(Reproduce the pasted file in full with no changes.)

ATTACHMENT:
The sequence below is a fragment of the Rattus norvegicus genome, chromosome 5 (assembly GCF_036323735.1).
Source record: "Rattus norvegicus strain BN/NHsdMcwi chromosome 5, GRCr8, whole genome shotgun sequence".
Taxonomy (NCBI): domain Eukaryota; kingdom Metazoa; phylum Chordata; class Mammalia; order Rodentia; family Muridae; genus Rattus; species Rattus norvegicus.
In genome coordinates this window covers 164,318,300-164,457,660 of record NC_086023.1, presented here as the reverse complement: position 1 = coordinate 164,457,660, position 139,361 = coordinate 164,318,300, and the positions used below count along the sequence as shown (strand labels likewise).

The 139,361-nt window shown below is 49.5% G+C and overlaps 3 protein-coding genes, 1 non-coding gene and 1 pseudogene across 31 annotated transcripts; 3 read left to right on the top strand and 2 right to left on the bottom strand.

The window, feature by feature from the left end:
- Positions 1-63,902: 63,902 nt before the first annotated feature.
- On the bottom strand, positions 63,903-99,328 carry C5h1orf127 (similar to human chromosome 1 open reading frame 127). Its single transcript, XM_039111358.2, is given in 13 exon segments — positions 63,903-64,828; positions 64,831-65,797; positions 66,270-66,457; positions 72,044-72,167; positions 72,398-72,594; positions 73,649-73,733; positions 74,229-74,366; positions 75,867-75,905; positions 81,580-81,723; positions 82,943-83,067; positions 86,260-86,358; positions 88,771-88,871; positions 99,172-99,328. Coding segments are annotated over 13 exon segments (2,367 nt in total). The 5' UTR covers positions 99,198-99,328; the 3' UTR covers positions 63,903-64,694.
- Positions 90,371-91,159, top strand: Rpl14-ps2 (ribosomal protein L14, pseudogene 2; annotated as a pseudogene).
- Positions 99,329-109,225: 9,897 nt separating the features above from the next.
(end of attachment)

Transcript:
The sequence below is a fragment of the Rattus norvegicus genome, chromosome 5 (assembly GCF_036323735.1).
Source record: "Rattus norvegicus strain BN/NHsdMcwi chromosome 5, GRCr8, whole genome shotgun sequence".
Taxonomy (NCBI): domain Eukaryota; kingdom Metazoa; phylum Chordata; class Mammalia; order Rodentia; family Muridae; genus Rattus; species Rattus norvegicus.
In genome coordinates this window covers 164,318,300-164,457,660 of record NC_086023.1, presented here as the reverse complement: position 1 = coordinate 164,457,660, position 139,361 = coordinate 164,318,300, and the positions used below count along the sequence as shown (strand labels likewise).

The 139,361-nt window shown below is 49.5% G+C and overlaps 3 protein-coding genes, 1 non-coding gene and 1 pseudogene across 31 annotated transcripts; 3 read left to right on the top strand and 2 right to left on the bottom strand.

The window, feature by feature from the left end:
- Positions 1-63,902: 63,902 nt before the first annotated feature.
- On the bottom strand, positions 63,903-99,328 carry C5h1orf127 (similar to human chromosome 1 open reading frame 127). Its single transcript, XM_039111358.2, is given in 13 exon segments — positions 63,903-64,828; positions 64,831-65,797; positions 66,270-66,457; positions 72,044-72,167; positions 72,398-72,594; positions 73,649-73,733; positions 74,229-74,366; positions 75,867-75,905; positions 81,580-81,723; positions 82,943-83,067; positions 86,260-86,358; positions 88,771-88,871; positions 99,172-99,328. Coding segments are annotated over 13 exon segments (2,367 nt in total). The 5' UTR covers positions 99,198-99,328; the 3' UTR covers positions 63,903-64,694.
- Positions 90,371-91,159, top strand: Rpl14-ps2 (ribosomal protein L14, pseudogene 2; annotated as a pseudogene).
- Positions 99,329-109,225: 9,897 nt separating the features above from the next.